- The Washington Times - Friday, August 15, 2008

“Vicky Cristina Barcelona” is a Woody Allen film, but you wouldn’t know it from the promotional materials.

Neither the television trailer nor the poster mentions that the movie was written and directed by one of America’s greatest living filmmakers, unless you strain your eyes to read the fine-print credits. The poster plays up the sultry good looks of the film’s stars, Scarlett Johansson, Penelope Cruz and Javier Bardem, who all appear with eyes closed and lips open.

Make no mistake, though: This is still a Woody Allen film, and there’s even a Woody Allen stand-in, this time in the form of a female.

Vicky is a slightly uptight American grad student spending her last summer before getting married (to an even more uptight businessman type) in Barcelona, where she’s working on her master’s thesis. Rebecca Hall even portrays the character with some very Woody-like mannerisms.

She plays the straight man to her more adventurous friend, Cristina (Scarlett Johansson) who jumps at the chance to flee America and the latest in a long line of bad breakups.

The pair meet bad-boy Spanish painter Juan Antonio (Javier Bardem) in a restaurant after a gallery show. He invites them on a weekend getaway, where he promises good food, good wine, good conversation and maybe something else. “We’ll make love,” he smoothly suggests. “Who will make love?” asks a taken-aback Vicky. “Hopefully, the three of us,” he responds.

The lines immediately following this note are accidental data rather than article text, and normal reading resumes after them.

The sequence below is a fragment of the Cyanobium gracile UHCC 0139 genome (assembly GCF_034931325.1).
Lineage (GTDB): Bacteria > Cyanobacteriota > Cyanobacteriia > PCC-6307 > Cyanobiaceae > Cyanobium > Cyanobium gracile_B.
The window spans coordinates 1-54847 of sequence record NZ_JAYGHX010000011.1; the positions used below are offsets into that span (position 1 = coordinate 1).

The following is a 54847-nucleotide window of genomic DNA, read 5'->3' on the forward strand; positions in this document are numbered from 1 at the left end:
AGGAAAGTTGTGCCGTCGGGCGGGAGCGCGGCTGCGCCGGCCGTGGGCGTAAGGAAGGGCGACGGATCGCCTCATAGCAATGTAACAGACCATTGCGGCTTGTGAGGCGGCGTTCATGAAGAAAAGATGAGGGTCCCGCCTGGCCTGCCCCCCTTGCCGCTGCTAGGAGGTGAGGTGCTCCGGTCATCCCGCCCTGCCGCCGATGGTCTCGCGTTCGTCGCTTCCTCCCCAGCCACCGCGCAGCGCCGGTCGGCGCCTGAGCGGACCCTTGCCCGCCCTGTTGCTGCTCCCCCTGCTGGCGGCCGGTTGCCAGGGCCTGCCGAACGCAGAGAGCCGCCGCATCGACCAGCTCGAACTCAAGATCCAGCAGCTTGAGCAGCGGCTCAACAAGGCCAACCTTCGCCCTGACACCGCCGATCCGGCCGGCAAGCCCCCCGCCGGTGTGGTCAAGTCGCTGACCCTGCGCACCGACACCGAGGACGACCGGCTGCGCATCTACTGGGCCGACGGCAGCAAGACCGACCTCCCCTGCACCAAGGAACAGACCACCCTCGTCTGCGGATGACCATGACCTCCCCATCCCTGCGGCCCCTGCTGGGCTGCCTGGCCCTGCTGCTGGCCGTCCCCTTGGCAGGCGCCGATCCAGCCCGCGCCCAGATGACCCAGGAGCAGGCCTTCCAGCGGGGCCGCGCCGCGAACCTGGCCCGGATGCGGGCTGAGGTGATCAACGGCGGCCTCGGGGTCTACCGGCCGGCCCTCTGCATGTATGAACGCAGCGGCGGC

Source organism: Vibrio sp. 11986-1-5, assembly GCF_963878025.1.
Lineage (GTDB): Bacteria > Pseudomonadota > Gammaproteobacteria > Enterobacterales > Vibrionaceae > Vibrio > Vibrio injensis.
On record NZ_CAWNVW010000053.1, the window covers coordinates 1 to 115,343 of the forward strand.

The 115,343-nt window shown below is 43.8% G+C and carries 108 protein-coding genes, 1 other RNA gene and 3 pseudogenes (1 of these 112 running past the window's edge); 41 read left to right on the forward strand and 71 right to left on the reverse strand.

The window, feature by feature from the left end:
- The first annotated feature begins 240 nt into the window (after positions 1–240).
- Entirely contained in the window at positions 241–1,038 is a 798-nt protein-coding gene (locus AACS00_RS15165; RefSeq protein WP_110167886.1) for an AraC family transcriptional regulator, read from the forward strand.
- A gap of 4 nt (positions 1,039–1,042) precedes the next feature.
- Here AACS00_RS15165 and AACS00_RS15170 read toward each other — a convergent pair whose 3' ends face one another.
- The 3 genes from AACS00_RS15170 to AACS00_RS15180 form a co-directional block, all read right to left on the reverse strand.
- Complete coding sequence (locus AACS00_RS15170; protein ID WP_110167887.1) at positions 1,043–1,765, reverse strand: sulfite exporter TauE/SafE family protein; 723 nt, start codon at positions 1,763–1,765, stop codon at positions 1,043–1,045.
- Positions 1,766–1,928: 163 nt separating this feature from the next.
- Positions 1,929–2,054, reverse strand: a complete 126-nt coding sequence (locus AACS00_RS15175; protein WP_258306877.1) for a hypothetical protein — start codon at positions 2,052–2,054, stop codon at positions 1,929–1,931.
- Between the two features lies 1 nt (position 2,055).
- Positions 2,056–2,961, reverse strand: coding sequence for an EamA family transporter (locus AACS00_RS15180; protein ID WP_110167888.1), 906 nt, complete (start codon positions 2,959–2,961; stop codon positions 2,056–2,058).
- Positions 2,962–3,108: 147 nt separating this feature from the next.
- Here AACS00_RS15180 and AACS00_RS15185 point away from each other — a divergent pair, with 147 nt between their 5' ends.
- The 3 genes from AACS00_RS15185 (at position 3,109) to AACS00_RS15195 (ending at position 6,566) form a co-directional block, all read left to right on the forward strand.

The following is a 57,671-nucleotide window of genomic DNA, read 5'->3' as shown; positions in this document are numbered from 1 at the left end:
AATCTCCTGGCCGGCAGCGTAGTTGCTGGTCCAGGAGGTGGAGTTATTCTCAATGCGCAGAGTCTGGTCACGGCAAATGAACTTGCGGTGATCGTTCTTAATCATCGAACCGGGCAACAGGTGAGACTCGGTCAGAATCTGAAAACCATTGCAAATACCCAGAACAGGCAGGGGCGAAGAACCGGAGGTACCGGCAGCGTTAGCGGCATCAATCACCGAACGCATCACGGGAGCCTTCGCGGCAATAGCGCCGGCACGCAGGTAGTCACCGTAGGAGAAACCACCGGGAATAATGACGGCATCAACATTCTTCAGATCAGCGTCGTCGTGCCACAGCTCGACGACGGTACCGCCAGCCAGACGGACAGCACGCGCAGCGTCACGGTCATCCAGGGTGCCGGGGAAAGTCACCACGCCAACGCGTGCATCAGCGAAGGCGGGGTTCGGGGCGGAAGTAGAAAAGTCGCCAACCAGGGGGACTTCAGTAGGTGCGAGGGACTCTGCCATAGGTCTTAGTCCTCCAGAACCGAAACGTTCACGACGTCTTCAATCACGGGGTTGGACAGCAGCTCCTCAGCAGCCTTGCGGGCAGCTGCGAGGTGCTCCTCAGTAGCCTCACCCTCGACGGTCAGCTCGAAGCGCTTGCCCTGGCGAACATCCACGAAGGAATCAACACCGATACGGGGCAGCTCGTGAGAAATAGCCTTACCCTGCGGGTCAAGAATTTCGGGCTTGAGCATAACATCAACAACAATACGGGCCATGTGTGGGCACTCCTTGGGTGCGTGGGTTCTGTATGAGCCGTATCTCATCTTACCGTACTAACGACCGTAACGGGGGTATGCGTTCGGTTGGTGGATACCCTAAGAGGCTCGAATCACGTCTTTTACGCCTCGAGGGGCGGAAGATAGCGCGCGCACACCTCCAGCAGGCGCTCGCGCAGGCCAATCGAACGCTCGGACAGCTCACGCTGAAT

It doesn’t quite work that out way, of course. This love triangle barely gets off the ground before another soon takes its place. It turns out that Juan Antonio still carries a torch for his ex, Maria Elena (Penelope Cruz).

When the unstable woman tries to kill herself, her former lover feels responsible and moves her back into his home - which he’s sharing with Cristina. The Spanish stunner doesn’t take too kindly to the American tourist, and vice versa.

There are a lot of delightful surprises in “Vicky Cristina,” and I won’t spoil them by saying more than that about the plot. Perhaps the biggest surprise, though, is Miss Cruz. She has always been a more than serviceable actress, but here she really shines. Her chemistry with rumored off-screen love interest Mr. Bardem is palpable, and the pair, with a little help from Miss Johansson, burn up the screen.

“Vicky Cristina” is something of a departure for the director. It’s his fourth film shot in Europe but his first shot in Spain, and it shows. While his previous European productions were quality pieces of work, they didn’t feel especially European. “Vicky Cristina,” on the other hand, is filled with a Latin turbulence that only could have been inspired by the locale.

The romantic comedy is not the masterpiece that “Match Point” was, but it is one of Mr. Allen’s sexiest films yet. The foremost chronicler of New York intellectuals proves, at 72, that he has plenty of fresh ideas.

★★★

TITLE: “Vicky Cristina Barcelona”

RATING: PG-13 (Mature thematic material involving sexuality and smoking)

CREDITS: Written and directed by Woody Allen

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